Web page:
As the business flourished, Gulati sensed the need to make his masalas stand out from the rest and banked all his energies on developing an ad campaign. It would have to be vibrant and eye-catching.
They used cardboard packaging with the words ‘Hygienic, Full of Flavour & Tasty’. A man with no education degree or marketing teams put his photo on the packet. Interestingly, even today, the packaging remains the same with a few changes.
The philanthropist probably never estimated that a straightforward campaign would get so big that ‘Dadaji’ with a moustache became a brand one day.
The psyche behind featuring himself in the ads was to let the customers see who they were buying from and build a special connection with them.
And it worked.
“I remember, how as a kid, my mother would ask me to buy groceries. For the longest time, I would tell the shopkeeper to give ‘dadaji wala masala’. Now, as an adult, I first look at the picture and then the name while purchasing masalas in the supermarket,” says Roshni Mehra, a consumer from Chennai.
Meanwhile, Sunil Sharma, a Digital Marketing Executive from Noida, believes “staying close to the roots” worked like a charm, “It shows their loyalty and commitment towards what they manufacture. Their respect for their humble beginning and belief in quality is what worked for them.”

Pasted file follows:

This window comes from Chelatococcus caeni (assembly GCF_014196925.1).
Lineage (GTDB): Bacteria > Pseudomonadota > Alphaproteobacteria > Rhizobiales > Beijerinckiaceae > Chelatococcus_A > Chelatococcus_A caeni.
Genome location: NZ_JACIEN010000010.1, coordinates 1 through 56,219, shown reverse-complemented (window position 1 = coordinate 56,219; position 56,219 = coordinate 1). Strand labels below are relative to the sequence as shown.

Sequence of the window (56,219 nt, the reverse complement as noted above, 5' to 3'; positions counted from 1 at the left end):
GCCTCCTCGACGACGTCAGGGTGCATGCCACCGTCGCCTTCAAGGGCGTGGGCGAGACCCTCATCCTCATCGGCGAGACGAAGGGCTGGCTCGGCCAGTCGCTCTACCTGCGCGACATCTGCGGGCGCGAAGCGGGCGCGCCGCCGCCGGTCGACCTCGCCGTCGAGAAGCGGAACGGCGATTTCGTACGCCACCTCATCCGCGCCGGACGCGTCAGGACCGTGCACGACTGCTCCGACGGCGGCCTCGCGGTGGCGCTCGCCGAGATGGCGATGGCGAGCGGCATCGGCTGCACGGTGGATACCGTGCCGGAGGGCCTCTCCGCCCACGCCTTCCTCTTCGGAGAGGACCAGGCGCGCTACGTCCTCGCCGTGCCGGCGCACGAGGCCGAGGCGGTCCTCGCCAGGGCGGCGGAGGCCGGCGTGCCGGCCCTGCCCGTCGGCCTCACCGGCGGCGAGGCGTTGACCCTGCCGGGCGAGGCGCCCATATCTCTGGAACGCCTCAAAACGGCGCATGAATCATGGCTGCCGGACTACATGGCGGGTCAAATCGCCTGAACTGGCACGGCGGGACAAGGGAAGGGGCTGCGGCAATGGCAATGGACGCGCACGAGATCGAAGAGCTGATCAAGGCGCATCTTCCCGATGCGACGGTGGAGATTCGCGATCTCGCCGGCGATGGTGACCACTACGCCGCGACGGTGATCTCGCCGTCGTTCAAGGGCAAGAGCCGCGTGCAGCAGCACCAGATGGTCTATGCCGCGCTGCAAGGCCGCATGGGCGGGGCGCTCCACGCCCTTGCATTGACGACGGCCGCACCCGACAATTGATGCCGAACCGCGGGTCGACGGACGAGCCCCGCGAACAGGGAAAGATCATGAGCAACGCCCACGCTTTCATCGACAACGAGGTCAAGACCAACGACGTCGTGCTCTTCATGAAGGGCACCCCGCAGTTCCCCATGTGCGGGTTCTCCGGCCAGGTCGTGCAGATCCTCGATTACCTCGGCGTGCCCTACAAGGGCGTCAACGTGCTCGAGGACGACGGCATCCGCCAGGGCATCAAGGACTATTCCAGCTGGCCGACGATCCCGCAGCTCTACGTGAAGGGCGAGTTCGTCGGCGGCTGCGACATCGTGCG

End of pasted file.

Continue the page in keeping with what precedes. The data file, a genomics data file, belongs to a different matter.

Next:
He also points out that Gulati played it safe by relying on himself, as “Celebrities and controversies go hand-in-hand, and this can severely impact the image of the brand. He placed a bet on himself.”
MDH has remained true to its catchphrase ‘Asli Masale Sach Sach’ in all its ads as well as its superior and consistent quality. While Gulati adapted the technological advancements, he ensured that the taste and quality of masalas remained the same.
Most of the raw materials are imported from Kerala, Karnataka, and even Afghanistan and Iran to maintain consistency.
Masalas like chilli powder, coriander, and blended spices are ground in automatic machines (that can manufacture 30 tonnes daily). MDH manufacturing plants are present in several parts of India, including Delhi, Nagpur, and Amritsar.